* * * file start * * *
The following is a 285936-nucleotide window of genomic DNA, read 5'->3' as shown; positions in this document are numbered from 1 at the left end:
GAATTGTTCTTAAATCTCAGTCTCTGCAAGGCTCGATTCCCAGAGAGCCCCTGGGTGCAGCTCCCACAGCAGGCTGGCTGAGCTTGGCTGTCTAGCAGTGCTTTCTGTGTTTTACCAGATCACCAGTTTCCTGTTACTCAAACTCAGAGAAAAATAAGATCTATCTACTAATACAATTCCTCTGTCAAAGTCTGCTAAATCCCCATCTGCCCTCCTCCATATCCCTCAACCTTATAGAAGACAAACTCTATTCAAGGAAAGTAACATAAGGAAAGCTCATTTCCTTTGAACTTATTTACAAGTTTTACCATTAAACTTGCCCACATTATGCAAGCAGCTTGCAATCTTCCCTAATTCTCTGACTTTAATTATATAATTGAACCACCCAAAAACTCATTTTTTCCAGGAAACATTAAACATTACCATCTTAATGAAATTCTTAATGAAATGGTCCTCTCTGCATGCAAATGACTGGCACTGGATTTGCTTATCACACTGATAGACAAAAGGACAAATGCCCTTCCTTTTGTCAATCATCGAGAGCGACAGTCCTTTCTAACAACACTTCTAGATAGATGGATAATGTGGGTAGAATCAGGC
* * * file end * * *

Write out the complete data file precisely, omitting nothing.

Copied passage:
The following is a 285936-nucleotide window of genomic DNA, read 5'->3' as shown; positions in this document are numbered from 1 at the left end:
GAATTGTTCTTAAATCTCAGTCTCTGCAAGGCTCGATTCCCAGAGAGCCCCTGGGTGCAGCTCCCACAGCAGGCTGGCTGAGCTTGGCTGTCTAGCAGTGCTTTCTGTGTTTTACCAGATCACCAGTTTCCTGTTACTCAAACTCAGAGAAAAATAAGATCTATCTACTAATACAATTCCTCTGTCAAAGTCTGCTAAATCCCCATCTGCCCTCCTCCATATCCCTCAACCTTATAGAAGACAAACTCTATTCAAGGAAAGTAACATAAGGAAAGCTCATTTCCTTTGAACTTATTTACAAGTTTTACCATTAAACTTGCCCACATTATGCAAGCAGCTTGCAATCTTCCCTAATTCTCTGACTTTAATTATATAATTGAACCACCCAAAAACTCATTTTTTCCAGGAAACATTAAACATTACCATCTTAATGAAATTCTTAATGAAATGGTCCTCTCTGCATGCAAATGACTGGCACTGGATTTGCTTATCACACTGATAGACAAAAGGACAAATGCCCTTCCTTTTGTCAATCATCGAGAGCGACAGTCCTTTCTAACAACACTTCTAGATAGATGGATAATGTGGGTAGAATCAGGC